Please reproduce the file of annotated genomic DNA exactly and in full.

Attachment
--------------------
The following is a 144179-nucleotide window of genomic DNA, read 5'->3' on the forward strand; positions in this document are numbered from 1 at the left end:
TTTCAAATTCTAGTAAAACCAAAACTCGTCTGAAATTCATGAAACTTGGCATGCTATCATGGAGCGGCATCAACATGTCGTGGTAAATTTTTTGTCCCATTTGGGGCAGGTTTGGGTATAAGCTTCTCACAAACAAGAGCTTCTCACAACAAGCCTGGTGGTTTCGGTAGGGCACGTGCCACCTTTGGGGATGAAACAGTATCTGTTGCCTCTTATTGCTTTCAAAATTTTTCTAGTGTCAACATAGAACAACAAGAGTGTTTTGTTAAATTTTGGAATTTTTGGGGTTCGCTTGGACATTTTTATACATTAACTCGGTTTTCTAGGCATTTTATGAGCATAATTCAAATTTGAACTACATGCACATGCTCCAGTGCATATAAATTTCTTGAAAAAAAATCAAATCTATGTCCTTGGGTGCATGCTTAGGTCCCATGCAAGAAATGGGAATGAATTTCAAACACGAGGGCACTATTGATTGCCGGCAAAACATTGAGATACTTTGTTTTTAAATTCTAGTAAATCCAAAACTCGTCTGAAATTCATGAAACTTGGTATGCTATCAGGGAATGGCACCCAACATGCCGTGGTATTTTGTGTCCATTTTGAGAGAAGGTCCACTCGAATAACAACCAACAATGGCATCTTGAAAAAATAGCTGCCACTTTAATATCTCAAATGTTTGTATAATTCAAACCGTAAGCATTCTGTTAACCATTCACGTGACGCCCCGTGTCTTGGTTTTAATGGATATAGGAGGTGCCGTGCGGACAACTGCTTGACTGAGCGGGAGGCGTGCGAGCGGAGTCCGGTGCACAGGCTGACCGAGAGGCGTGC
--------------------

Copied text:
The following is a 144179-nucleotide window of genomic DNA, read 5'->3' on the forward strand; positions in this document are numbered from 1 at the left end:
TTTCAAATTCTAGTAAAACCAAAACTCGTCTGAAATTCATGAAACTTGGCATGCTATCATGGAGCGGCATCAACATGTCGTGGTAAATTTTTTGTCCCATTTGGGGCAGGTTTGGGTATAAGCTTCTCACAAACAAGAGCTTCTCACAACAAGCCTGGTGGTTTCGGTAGGGCACGTGCCACCTTTGGGGATGAAACAGTATCTGTTGCCTCTTATTGCTTTCAAAATTTTTCTAGTGTCAACATAGAACAACAAGAGTGTTTTGTTAAATTTTGGAATTTTTGGGGTTCGCTTGGACATTTTTATACATTAACTCGGTTTTCTAGGCATTTTATGAGCATAATTCAAATTTGAACTACATGCACATGCTCCAGTGCATATAAATTTCTTGAAAAAAAATCAAATCTATGTCCTTGGGTGCATGCTTAGGTCCCATGCAAGAAATGGGAATGAATTTCAAACACGAGGGCACTATTGATTGCCGGCAAAACATTGAGATACTTTGTTTTTAAATTCTAGTAAATCCAAAACTCGTCTGAAATTCATGAAACTTGGTATGCTATCAGGGAATGGCACCCAACATGCCGTGGTATTTTGTGTCCATTTTGAGAGAAGGTCCACTCGAATAACAACCAACAATGGCATCTTGAAAAAATAGCTGCCACTTTAATATCTCAAATGTTTGTATAATTCAAACCGTAAGCATTCTGTTAACCATTCACGTGACGCCCCGTGTCTTGGTTTTAATGGATATAGGAGGTGCCGTGCGGACAACTGCTTGACTGAGCGGGAGGCGTGCGAGCGGAGTCCGGTGCACAGGCTGACCGAGAGGCGTGC